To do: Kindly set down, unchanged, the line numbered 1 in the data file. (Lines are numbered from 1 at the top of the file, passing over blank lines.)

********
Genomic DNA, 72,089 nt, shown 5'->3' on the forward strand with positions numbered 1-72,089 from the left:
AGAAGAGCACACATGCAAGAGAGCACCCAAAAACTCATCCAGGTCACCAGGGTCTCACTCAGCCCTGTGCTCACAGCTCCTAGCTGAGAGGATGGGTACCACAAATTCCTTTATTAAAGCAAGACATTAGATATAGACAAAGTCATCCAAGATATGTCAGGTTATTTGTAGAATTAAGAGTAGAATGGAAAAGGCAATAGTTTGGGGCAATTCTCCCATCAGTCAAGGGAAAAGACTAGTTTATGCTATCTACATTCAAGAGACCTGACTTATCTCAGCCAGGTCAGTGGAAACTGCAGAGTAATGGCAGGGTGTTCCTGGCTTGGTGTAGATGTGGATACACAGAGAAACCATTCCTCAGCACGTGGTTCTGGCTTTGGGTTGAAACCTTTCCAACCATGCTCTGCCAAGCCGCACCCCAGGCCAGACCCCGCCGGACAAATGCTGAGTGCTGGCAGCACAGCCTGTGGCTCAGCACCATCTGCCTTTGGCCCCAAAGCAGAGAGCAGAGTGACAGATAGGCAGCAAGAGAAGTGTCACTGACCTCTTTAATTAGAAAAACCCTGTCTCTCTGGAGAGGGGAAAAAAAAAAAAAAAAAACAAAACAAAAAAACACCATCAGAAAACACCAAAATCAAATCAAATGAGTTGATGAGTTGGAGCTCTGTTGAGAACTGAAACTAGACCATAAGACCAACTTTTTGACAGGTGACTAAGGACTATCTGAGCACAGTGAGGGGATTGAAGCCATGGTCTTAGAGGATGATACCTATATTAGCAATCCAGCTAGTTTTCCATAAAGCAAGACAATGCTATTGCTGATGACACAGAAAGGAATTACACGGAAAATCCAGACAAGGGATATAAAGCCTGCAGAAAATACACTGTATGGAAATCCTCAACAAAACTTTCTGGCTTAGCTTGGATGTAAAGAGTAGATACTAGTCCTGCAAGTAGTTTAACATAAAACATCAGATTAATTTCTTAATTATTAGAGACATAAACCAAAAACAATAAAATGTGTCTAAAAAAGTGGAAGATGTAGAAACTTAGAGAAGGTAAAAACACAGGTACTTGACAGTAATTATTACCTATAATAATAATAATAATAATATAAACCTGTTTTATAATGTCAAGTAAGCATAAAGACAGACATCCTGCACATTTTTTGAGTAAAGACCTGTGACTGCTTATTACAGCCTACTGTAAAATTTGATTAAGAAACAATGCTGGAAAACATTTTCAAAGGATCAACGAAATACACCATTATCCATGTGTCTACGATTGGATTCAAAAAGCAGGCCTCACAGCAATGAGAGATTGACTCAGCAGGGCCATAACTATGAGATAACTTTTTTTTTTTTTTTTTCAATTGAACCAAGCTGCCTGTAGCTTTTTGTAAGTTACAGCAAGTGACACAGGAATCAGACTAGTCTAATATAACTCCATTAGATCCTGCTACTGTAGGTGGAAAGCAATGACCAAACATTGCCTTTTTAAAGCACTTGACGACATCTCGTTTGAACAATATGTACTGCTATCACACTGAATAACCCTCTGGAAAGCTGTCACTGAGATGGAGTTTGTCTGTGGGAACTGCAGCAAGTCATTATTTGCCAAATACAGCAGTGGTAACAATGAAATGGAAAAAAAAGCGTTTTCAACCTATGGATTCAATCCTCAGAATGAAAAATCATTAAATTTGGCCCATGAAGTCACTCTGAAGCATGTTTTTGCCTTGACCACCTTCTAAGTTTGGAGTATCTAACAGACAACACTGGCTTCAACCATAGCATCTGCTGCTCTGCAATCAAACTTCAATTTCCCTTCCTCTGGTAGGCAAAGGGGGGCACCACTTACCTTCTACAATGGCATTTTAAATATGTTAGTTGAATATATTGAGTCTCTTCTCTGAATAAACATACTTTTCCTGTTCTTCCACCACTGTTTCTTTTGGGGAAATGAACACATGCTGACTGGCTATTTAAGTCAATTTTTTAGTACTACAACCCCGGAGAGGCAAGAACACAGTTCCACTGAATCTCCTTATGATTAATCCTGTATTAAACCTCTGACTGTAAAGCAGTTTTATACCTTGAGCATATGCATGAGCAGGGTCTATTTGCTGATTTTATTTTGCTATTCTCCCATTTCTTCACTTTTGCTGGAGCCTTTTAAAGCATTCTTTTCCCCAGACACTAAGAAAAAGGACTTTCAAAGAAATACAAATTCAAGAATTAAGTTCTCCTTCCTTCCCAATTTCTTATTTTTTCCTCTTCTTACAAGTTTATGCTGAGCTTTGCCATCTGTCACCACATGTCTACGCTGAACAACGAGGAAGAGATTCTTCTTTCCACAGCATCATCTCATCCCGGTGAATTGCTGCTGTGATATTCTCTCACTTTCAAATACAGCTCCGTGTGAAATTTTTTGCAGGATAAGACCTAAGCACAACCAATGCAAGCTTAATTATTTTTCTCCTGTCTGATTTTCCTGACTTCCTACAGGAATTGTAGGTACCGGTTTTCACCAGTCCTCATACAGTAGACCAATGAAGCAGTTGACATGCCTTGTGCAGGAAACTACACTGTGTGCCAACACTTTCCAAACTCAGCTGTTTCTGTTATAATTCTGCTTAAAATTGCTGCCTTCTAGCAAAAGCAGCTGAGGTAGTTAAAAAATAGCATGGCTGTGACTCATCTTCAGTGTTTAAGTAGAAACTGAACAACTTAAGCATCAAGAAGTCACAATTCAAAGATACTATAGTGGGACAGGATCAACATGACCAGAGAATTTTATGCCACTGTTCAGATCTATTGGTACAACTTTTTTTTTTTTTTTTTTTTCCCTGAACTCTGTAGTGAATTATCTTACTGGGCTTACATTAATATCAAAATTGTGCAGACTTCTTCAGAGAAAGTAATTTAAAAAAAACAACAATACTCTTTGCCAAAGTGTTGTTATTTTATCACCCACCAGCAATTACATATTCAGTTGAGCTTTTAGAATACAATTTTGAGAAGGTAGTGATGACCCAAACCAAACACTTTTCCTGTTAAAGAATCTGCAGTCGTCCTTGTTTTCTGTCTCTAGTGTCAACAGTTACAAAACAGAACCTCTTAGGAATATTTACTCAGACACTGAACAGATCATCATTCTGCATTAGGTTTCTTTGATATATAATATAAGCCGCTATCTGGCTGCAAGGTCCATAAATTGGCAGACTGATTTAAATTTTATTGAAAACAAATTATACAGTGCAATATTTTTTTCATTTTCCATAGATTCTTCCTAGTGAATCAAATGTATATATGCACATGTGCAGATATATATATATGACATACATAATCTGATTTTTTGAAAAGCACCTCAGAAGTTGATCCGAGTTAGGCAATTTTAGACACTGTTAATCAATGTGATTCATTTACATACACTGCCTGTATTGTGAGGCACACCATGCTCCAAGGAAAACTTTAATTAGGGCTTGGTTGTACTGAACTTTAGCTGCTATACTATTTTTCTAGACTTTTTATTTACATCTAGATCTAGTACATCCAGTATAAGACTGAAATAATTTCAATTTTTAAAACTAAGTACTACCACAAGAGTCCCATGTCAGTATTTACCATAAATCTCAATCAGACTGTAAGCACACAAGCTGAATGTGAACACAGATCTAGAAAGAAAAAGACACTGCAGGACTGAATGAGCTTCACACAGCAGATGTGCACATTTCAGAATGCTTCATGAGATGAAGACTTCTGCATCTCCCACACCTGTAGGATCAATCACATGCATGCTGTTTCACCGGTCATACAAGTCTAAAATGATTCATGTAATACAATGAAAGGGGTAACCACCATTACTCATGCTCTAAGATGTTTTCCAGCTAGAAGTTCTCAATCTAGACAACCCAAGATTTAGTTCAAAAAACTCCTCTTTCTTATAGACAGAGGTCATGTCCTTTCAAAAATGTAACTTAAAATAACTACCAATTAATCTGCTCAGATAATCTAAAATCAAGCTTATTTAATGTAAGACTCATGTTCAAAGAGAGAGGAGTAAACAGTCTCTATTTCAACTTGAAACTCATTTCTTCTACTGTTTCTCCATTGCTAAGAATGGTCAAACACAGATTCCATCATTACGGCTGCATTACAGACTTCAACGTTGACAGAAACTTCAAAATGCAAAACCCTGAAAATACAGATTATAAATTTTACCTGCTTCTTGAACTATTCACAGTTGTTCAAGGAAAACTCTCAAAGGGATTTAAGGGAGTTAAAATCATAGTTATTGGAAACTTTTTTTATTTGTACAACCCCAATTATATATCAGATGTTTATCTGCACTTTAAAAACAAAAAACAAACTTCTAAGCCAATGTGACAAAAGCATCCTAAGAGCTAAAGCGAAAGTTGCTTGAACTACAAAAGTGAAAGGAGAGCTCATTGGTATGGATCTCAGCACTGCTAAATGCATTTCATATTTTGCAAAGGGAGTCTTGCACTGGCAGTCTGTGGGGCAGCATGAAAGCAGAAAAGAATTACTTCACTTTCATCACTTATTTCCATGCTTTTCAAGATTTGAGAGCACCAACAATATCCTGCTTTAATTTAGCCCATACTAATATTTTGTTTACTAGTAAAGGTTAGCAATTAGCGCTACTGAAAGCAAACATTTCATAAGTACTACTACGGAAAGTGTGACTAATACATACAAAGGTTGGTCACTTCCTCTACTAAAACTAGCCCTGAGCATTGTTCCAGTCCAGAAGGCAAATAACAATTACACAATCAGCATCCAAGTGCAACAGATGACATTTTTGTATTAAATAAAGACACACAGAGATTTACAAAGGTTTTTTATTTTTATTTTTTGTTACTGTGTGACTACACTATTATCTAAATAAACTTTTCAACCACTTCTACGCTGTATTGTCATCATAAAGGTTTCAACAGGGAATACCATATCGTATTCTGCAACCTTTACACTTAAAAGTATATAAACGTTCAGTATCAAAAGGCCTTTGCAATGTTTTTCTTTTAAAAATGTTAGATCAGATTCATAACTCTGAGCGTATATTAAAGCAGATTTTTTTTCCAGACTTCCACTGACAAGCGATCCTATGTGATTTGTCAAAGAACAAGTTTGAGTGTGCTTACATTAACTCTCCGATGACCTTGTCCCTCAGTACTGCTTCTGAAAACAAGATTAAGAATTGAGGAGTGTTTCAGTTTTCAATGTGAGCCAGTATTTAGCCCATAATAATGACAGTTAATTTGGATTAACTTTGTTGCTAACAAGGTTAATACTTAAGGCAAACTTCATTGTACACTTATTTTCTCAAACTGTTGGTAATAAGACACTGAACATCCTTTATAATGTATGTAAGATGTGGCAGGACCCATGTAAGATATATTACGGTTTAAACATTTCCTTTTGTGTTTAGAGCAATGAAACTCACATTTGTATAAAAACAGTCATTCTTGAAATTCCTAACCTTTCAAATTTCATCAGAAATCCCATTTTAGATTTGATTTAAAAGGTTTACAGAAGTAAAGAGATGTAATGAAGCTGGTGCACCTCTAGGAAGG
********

Genomic DNA, 72,089 nt, shown 5'->3' on the forward strand with positions numbered 1-72,089 from the left: